Some Wall Street analysts and
fans seem enthusiastic over the iPhone launch this year, citing longer lines at retail stores and delays in order shipments for the new lineup.
On Friday, Bank of America Merrill Lynch analyst Wamsi Mohan said lengthening shipment dates on retailers’ sites versus the prior year could be a positive sign for demand.
But any comparative analysis may be problematic because it fails to take account the changes in the release schedule this year.
Earlier this month, the company unveiled the iPhone 11 (the cheaper model at $699), the iPhone 11 Pro, and iPhone 11 Pro Max. The new full iPhone lineup became available for preorder on Sept. 13 and became available for sale in stores on Friday.
The timing differs from last year, when the iPhone XS and iPhone XS Max were launched on Sept. 21, and the iPhone XR (the cheaper model, at $749), came out on Oct. 26.
So as a result, any year-over-year comparisons on store traffic or even preorder sales wouldn’t be apples-to-apples.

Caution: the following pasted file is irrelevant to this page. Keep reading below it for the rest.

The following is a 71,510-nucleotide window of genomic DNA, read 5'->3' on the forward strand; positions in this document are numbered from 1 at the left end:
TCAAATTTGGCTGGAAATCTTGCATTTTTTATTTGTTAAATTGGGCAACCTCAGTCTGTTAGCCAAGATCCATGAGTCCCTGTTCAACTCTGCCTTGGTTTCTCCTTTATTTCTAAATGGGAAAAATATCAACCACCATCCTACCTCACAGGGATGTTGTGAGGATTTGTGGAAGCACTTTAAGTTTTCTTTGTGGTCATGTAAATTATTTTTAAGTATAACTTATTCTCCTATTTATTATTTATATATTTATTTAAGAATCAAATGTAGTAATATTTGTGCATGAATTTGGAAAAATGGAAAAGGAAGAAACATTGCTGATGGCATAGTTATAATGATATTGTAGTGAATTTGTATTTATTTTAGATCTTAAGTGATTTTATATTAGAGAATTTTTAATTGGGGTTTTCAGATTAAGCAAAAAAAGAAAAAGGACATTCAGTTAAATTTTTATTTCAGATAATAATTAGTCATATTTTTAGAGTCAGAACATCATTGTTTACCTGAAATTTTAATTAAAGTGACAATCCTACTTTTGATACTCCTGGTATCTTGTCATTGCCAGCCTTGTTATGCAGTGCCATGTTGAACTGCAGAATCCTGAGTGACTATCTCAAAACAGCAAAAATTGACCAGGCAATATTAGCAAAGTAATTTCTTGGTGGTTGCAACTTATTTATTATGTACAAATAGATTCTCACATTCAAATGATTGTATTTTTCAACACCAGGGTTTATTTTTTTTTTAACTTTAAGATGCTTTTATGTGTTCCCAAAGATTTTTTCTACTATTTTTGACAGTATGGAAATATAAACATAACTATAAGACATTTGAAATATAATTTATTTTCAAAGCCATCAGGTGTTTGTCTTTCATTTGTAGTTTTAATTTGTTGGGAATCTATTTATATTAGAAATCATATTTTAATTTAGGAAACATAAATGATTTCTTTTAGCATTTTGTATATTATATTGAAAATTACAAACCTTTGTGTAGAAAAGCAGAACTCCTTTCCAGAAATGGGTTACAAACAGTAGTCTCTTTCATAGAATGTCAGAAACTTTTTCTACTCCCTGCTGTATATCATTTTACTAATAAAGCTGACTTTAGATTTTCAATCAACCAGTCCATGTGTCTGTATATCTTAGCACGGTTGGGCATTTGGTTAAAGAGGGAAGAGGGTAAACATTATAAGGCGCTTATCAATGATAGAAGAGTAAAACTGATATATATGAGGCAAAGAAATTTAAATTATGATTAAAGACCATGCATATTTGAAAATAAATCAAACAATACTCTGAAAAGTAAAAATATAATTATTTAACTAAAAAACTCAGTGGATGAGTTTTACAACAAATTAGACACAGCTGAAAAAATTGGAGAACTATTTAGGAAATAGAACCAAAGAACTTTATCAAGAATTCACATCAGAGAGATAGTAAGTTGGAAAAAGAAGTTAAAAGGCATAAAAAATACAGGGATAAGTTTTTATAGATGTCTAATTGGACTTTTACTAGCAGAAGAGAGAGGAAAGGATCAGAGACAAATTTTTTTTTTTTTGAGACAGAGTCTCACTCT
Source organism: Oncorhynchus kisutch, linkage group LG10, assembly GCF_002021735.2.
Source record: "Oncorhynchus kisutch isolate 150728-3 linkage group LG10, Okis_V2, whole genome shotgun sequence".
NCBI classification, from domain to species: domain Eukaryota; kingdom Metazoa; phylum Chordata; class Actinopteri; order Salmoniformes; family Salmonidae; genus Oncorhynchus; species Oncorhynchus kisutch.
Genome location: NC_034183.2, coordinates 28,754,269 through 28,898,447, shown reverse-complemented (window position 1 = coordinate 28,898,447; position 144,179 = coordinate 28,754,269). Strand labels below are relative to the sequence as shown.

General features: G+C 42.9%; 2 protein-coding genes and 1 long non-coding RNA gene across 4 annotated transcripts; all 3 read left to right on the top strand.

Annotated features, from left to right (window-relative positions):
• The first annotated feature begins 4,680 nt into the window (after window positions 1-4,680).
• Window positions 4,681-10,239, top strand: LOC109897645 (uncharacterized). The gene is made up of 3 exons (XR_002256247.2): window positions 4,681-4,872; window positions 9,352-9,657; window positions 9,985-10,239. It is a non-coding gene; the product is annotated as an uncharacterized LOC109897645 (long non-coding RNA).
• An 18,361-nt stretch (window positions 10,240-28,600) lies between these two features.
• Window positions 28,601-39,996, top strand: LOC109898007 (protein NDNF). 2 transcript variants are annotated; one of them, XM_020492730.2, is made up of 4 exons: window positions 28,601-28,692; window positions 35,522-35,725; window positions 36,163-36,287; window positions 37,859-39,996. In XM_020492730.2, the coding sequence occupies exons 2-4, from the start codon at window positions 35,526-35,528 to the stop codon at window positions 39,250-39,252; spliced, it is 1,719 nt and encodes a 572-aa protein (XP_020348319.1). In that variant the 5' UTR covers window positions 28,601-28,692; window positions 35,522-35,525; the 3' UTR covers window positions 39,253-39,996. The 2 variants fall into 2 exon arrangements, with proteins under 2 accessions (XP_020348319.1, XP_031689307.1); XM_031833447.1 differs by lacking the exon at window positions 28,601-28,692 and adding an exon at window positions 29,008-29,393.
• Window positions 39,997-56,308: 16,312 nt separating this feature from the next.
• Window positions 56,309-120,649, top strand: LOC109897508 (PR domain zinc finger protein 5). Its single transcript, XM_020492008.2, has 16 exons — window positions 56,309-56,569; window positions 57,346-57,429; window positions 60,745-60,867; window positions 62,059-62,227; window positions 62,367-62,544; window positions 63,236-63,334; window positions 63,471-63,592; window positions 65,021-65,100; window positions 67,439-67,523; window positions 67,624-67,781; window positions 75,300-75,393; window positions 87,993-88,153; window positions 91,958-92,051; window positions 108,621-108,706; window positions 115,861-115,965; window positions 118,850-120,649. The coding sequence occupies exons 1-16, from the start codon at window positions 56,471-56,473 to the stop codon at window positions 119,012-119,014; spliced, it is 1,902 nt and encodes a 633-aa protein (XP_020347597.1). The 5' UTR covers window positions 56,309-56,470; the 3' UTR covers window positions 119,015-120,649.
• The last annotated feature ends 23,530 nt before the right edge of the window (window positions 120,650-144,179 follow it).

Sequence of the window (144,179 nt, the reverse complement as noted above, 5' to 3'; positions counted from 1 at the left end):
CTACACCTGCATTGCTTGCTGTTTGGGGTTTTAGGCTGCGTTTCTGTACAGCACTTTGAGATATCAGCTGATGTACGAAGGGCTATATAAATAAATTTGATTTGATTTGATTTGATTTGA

Moreover, while Apple’s new phone models this year offer faster processors, improved camera quality, and better battery life, they look nearly identical to prior models, likely limiting upgrades this year.
Earlier this month, New Street Research analyst Pierre Ferragu said Apple will likely miss Wall Street sales estimates for this year’s holiday quarter.
“Apple is likely entering one of the weakest iPhone cycles in its history,” he said at the time.
Apple shares closed down 1.5% to $217.73 on Friday.
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